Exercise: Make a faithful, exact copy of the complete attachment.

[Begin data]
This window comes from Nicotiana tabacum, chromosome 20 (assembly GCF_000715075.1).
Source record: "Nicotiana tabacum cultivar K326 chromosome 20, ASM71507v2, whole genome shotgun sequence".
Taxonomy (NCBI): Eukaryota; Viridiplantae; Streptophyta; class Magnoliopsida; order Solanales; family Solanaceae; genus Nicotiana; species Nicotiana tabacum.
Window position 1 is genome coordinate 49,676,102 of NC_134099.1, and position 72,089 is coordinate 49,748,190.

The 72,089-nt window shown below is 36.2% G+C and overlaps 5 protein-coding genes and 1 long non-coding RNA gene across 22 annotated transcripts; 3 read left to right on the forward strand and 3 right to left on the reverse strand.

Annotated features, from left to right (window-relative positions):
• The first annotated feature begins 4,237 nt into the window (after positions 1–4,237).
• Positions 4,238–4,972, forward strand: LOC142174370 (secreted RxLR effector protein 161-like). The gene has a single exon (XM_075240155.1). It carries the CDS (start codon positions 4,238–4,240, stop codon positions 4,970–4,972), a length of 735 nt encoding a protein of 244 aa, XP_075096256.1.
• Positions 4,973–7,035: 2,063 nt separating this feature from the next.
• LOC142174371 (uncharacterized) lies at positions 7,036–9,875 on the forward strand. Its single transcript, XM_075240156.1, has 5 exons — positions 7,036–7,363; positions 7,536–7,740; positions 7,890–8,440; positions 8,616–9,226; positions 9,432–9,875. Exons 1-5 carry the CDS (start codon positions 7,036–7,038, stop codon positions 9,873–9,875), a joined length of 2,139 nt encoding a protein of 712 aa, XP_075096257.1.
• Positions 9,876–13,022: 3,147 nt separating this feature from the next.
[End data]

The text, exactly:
This window comes from Nicotiana tabacum, chromosome 20 (assembly GCF_000715075.1).
Source record: "Nicotiana tabacum cultivar K326 chromosome 20, ASM71507v2, whole genome shotgun sequence".
Taxonomy (NCBI): Eukaryota; Viridiplantae; Streptophyta; class Magnoliopsida; order Solanales; family Solanaceae; genus Nicotiana; species Nicotiana tabacum.
Window position 1 is genome coordinate 49,676,102 of NC_134099.1, and position 72,089 is coordinate 49,748,190.

The 72,089-nt window shown below is 36.2% G+C and overlaps 5 protein-coding genes and 1 long non-coding RNA gene across 22 annotated transcripts; 3 read left to right on the forward strand and 3 right to left on the reverse strand.

Annotated features, from left to right (window-relative positions):
• The first annotated feature begins 4,237 nt into the window (after positions 1–4,237).
• Positions 4,238–4,972, forward strand: LOC142174370 (secreted RxLR effector protein 161-like). The gene has a single exon (XM_075240155.1). It carries the CDS (start codon positions 4,238–4,240, stop codon positions 4,970–4,972), a length of 735 nt encoding a protein of 244 aa, XP_075096256.1.
• Positions 4,973–7,035: 2,063 nt separating this feature from the next.
• LOC142174371 (uncharacterized) lies at positions 7,036–9,875 on the forward strand. Its single transcript, XM_075240156.1, has 5 exons — positions 7,036–7,363; positions 7,536–7,740; positions 7,890–8,440; positions 8,616–9,226; positions 9,432–9,875. Exons 1-5 carry the CDS (start codon positions 7,036–7,038, stop codon positions 9,873–9,875), a joined length of 2,139 nt encoding a protein of 712 aa, XP_075096257.1.
• Positions 9,876–13,022: 3,147 nt separating this feature from the next.